YUKON, Okla. - Three young Oklahoma cancer survivors pose annually to honor their journey, but this year the woman behind the lens hopes to highlight the children who also lost their battle with the disease.
"I want to give her to have something that she can never replace," Lora Scantling said.
They say a picture is worth a thousand words.
"Those pictures I have of him healthy mean more than gold to me," Jordan Keith said.
In this case, it's a picture that's taking people's breath away.
In 2014, Lora Scantling from Yukon took a photo of three young girls embracing, and they all share the same bond.
They are all cancer free.
"I'm just this small town photographer," Scantling said.
Now her work is shared by millions around the world, sparking a five-year tradition that's still going strong.
"The time rolls around and people are like, 'Are we going to get a new picture?'" Scantling said. "Where is the new picture? How come we haven't seen the new picture?'"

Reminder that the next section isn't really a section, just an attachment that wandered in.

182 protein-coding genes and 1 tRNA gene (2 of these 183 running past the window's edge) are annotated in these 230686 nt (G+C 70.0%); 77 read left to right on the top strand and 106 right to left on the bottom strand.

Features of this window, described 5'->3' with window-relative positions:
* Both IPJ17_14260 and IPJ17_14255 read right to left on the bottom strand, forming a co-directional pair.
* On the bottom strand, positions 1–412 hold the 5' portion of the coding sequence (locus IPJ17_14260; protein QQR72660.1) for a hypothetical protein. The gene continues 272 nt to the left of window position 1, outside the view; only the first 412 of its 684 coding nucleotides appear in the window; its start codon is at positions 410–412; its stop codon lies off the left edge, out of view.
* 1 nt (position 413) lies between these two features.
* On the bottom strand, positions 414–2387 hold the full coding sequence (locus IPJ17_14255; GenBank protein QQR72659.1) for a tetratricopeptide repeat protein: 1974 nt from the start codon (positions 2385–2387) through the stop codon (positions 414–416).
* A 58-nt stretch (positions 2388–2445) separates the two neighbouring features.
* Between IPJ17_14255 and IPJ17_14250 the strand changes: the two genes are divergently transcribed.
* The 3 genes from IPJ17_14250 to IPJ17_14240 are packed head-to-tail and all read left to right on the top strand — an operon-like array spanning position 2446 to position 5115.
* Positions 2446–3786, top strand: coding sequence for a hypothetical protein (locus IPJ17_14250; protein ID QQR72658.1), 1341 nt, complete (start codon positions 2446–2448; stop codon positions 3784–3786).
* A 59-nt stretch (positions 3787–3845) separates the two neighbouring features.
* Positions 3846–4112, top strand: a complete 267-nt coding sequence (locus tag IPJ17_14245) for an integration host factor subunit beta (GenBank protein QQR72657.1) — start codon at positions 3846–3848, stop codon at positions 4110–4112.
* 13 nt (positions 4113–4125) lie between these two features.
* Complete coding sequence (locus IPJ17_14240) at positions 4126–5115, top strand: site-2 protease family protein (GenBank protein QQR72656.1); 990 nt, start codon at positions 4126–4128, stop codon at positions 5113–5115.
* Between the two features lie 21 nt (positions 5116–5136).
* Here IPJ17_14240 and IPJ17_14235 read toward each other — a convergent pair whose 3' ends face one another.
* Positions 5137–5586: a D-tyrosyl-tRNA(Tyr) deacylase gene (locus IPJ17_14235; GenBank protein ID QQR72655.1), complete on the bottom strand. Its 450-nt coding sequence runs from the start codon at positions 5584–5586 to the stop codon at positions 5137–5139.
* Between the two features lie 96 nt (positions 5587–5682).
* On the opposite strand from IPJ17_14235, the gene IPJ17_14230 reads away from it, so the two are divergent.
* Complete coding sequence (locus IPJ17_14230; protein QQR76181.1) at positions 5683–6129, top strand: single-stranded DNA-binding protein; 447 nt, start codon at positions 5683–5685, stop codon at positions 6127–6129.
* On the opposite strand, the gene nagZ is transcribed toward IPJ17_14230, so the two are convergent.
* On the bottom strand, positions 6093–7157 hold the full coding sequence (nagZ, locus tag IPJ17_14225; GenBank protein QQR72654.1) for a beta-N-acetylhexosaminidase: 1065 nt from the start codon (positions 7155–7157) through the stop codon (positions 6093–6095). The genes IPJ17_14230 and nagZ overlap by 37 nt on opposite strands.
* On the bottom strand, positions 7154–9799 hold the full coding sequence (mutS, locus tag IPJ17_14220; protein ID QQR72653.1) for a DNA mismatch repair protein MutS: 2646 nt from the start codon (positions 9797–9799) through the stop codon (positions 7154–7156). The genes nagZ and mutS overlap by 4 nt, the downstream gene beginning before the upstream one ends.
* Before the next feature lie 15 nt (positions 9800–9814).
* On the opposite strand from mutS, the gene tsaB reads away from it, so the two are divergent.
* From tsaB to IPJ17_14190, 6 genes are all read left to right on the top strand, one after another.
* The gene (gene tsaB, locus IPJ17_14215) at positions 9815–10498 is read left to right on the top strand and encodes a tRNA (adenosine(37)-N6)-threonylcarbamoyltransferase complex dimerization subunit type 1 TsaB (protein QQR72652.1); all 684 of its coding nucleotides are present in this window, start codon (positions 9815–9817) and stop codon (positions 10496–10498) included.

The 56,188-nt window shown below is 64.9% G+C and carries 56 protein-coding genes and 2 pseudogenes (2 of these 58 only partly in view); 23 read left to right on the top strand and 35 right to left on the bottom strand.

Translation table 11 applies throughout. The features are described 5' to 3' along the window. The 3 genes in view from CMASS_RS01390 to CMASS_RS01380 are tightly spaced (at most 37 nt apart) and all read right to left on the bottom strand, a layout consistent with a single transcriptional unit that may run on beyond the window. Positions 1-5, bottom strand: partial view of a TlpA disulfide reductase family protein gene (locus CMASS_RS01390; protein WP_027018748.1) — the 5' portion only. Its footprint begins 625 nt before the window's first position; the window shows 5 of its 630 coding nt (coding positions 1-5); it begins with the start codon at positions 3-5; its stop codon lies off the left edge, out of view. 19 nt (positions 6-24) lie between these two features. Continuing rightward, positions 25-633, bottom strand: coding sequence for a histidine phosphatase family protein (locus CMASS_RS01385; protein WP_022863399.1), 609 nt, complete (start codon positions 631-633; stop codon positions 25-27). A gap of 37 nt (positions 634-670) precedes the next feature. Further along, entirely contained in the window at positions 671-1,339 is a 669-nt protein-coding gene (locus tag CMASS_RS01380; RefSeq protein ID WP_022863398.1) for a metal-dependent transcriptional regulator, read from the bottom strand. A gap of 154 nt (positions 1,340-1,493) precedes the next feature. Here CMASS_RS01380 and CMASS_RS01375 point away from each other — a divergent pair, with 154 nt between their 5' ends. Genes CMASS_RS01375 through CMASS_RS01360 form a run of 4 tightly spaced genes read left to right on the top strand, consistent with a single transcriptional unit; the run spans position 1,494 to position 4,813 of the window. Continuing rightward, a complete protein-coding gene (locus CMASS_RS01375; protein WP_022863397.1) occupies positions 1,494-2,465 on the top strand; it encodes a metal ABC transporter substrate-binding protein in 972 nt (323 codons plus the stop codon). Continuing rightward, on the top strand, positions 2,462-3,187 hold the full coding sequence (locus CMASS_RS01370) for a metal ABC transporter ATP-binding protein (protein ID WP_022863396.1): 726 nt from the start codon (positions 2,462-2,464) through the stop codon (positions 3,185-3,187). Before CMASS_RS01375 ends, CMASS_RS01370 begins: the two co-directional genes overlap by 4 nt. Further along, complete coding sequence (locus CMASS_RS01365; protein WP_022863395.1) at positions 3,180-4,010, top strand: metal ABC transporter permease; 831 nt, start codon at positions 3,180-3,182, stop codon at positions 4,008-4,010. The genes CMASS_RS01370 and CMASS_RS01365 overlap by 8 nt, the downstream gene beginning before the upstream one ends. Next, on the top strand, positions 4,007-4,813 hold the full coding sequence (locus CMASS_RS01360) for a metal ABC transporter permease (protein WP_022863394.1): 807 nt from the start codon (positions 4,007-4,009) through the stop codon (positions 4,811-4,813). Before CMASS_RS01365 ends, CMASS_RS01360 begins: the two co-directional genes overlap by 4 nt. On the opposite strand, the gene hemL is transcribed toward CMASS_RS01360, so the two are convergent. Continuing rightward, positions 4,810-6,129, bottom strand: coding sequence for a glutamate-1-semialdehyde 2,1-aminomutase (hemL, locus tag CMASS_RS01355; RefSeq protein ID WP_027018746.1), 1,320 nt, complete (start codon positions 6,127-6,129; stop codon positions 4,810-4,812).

With each year that passes, a new picture is taken.
For the 2019 version, there are several new faces.
"Charlie was diagnosed with cancer in 2012," Jordan Keith said.
"Within about 8 months, we knew she was going to pass," Taylor Loy said.
"It was very hard on all of us," Nicki Asher said.
Mackenzie Asher is just one of the nine children in the photo who's life was taken far too soon by cancer.
"As parents, the biggest fear we have is that they are going to be forgotten," Asher said.
They range from this superstar in the making to super hero Charlie.
"He just radiated life," Keith said. "He brought purpose to my life and my family's life. We miss him everyday."
And Ellie, who left behind her identical twin.
"They have always looked exactly alike," Loy said. "It's been a blessing now because we get to see what Ellie would've looked like everyday."
"We always say it's the group you don't want to be a part of but it's an awesome group," Asher said.
It's a group Scantling wanted to honor as well.
"Unfortunately, there are two sides of childhood cancer, and I think Lora captured both of those sides," Keith said.
As this year's photo takes flight, the local photographer remembers how it all began.
"Five years ago when I took the first picture, people were like 'Oh no!' But now child cancer pictures are everywhere and it should be," Scantling said. "There needs to be more awareness."